Four ministers decided Tuesday to set numerical targets as part of efforts to improve the flow of funds between the central government and local governments, with Finance Minister Masajuro Shiokawa proposing a 4 trillion yen cut in subsidies as part of the plan.
The agreement on the targets was reached in a meeting attended by Shiokawa, public management minister Toranosuke Katayama, Chief Cabinet Secretary Yasuo Fukuda and economic and fiscal policy minister Heizo Takenaka.
The ministers agreed to include the goals in a report to be compiled later this month by the Council on Economic and Fiscal Policy, a key economic policy-setting panel.
Shiokawa told a news conference he proposed that national subsidies to local governments, excluding those for public works, be cut by 4 trillion yen.
The minister said that under his plan, the central government would cede to the local governments the power to collect taxes equivalent to 70 percent of the 4 trillion yen cut, or 2.8 trillion yen.
If these local authorities hope to continue with the same number of projects, they would need to generate the remainder of the funds themselves or reduce project costs.
Katayama criticized Shiokawa’s plan during a separate news conference.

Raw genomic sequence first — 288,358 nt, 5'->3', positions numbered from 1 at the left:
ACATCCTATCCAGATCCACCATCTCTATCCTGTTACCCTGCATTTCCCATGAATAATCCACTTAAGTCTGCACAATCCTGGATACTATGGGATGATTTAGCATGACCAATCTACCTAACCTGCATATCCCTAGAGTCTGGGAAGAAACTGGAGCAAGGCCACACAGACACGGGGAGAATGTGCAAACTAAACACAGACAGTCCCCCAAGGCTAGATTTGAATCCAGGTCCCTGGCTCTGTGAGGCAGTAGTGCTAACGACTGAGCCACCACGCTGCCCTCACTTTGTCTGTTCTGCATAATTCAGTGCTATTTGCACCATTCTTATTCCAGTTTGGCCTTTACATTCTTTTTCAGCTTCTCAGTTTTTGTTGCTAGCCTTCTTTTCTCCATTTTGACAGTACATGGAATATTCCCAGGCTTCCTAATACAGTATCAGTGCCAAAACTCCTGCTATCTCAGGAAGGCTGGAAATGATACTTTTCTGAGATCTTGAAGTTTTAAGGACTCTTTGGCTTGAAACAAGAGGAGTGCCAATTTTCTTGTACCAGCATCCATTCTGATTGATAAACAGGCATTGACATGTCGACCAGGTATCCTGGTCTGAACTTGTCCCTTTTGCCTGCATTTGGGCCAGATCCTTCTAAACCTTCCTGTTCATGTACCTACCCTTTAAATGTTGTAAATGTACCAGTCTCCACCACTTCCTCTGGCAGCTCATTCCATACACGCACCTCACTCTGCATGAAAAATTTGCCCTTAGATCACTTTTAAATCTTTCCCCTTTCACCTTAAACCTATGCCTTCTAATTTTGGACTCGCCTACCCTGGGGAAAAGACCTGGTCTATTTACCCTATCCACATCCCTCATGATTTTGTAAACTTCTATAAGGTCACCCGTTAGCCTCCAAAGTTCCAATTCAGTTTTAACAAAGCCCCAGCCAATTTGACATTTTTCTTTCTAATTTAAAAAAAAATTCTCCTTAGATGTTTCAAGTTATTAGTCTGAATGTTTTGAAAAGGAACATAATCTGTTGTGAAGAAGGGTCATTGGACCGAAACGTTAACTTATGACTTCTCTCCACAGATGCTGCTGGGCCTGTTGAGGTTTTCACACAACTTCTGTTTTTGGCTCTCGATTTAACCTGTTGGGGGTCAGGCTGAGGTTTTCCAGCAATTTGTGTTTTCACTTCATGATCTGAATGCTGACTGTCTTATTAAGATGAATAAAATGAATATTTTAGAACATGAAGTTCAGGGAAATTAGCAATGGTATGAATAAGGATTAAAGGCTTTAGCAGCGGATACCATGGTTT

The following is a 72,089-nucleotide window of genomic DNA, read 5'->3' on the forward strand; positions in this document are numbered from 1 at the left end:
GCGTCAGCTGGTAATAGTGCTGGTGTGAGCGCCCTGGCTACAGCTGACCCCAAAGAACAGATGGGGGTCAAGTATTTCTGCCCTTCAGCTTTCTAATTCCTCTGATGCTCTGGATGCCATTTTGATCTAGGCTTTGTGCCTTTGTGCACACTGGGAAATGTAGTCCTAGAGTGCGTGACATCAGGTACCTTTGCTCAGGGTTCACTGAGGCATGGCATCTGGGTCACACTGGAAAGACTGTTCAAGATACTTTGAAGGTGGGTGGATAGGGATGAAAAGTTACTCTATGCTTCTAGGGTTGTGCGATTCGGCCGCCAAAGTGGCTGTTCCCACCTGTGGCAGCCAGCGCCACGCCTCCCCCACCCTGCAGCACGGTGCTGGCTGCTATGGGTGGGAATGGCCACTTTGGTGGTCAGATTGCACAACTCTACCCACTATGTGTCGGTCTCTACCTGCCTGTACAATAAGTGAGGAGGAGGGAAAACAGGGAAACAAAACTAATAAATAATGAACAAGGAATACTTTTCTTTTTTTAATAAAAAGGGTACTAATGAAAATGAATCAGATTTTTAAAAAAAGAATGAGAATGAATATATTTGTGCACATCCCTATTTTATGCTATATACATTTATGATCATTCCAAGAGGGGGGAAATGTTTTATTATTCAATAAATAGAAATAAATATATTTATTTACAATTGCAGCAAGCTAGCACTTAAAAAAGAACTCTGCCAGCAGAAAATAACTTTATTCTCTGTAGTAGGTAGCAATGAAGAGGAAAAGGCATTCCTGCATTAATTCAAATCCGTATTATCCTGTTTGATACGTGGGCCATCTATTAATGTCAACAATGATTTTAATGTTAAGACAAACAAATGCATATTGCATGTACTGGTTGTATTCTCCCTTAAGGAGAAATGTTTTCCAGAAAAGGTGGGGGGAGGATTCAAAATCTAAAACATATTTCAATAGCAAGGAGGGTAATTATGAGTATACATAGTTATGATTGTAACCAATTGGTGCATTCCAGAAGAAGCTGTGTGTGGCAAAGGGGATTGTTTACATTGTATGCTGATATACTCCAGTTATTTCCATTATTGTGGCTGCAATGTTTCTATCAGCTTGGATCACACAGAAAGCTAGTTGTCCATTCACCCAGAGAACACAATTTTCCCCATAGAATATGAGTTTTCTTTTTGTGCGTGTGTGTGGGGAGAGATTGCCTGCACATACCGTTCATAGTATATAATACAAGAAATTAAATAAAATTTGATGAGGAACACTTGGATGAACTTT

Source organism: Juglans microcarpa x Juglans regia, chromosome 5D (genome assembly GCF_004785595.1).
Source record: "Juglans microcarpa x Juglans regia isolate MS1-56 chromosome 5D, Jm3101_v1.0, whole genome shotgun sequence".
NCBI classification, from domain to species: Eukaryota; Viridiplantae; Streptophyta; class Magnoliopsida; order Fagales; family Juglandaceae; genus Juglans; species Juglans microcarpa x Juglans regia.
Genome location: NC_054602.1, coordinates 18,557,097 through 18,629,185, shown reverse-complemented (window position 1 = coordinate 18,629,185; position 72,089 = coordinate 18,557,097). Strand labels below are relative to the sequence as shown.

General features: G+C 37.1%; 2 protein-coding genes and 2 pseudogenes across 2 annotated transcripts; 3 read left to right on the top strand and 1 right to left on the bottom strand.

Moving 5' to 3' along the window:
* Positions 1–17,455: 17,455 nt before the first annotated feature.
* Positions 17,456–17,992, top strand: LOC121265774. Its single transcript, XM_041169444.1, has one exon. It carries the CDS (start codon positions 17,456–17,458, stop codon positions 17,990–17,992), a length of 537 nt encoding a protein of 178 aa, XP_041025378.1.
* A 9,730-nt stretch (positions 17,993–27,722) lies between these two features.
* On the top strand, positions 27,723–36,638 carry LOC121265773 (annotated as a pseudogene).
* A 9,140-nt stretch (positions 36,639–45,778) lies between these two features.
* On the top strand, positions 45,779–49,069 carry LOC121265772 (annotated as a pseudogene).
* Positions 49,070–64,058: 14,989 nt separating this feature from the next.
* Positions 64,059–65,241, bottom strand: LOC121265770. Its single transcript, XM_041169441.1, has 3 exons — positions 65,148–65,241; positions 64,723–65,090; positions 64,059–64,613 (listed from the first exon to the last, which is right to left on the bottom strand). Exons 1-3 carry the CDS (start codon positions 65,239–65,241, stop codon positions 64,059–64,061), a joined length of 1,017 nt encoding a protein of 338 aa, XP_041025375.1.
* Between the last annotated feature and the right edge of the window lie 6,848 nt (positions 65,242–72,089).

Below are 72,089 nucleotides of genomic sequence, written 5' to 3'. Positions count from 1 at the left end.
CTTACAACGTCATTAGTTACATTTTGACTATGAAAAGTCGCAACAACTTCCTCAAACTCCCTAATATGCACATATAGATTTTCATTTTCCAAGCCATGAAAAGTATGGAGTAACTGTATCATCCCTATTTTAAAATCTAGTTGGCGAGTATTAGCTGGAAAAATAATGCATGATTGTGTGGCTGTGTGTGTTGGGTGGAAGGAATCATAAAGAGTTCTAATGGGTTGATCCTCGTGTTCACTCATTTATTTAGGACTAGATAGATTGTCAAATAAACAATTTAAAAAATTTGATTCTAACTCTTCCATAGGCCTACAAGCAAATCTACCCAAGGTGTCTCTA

“The figures, such as 70 percent or 80 percent, are mentioned on a whim, and it is unconvincing,” said Katayama, who wants to secure 100 percent of these funds for local governments.
Bickering among government ministries continues over the so-called Trinity Reforms package, which involves subsidy cuts, a review of tax grant allocations to local governments and the transfer of tax-collecting powers to local governments.
There is agreement that all three policy items should be promoted as a single package, but the ministries are at odds over where to begin.
The public management ministry wants the central government to transfer its tax collection role to local governments first.
But the Finance Ministry, which wants to fix the central government’s debt-ridden finances, is emphasizing cuts in tax grants and subsidies.
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